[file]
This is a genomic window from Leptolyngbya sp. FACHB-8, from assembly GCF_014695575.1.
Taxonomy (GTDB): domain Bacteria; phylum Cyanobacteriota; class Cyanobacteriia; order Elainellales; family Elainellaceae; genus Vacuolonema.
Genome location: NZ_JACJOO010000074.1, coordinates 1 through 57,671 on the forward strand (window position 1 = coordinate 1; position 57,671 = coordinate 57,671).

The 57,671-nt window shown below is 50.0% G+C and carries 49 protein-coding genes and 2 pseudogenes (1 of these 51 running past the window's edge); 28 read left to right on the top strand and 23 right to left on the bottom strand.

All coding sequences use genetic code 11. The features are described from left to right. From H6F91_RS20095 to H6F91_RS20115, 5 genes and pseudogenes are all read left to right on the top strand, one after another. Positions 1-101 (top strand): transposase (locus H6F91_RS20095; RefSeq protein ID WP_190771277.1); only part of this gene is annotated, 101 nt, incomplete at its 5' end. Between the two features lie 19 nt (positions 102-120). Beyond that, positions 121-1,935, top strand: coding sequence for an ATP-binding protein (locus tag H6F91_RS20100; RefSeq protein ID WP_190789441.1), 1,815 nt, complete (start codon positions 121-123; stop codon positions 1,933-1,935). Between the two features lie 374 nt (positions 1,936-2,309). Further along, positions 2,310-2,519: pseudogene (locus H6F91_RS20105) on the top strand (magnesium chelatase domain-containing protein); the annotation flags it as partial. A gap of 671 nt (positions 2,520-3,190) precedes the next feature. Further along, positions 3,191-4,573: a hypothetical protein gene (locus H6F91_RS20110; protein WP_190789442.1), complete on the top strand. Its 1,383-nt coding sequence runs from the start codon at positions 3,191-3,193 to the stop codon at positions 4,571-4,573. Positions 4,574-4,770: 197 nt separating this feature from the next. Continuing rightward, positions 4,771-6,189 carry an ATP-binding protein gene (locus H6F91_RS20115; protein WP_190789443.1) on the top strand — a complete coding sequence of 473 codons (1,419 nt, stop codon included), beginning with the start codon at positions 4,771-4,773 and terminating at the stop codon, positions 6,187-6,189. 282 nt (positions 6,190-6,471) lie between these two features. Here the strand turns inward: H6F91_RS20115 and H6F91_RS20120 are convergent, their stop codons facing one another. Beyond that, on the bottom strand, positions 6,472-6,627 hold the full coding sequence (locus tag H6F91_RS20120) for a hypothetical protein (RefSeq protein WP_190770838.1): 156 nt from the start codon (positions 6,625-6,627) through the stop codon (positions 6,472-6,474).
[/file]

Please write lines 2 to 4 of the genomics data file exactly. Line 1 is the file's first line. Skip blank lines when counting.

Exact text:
Taxonomy (GTDB): domain Bacteria; phylum Cyanobacteriota; class Cyanobacteriia; order Elainellales; family Elainellaceae; genus Vacuolonema.
Genome location: NZ_JACJOO010000074.1, coordinates 1 through 57,671 on the forward strand (window position 1 = coordinate 1; position 57,671 = coordinate 57,671).

The 57,671-nt window shown below is 50.0% G+C and carries 49 protein-coding genes and 2 pseudogenes (1 of these 51 running past the window's edge); 28 read left to right on the top strand and 23 right to left on the bottom strand.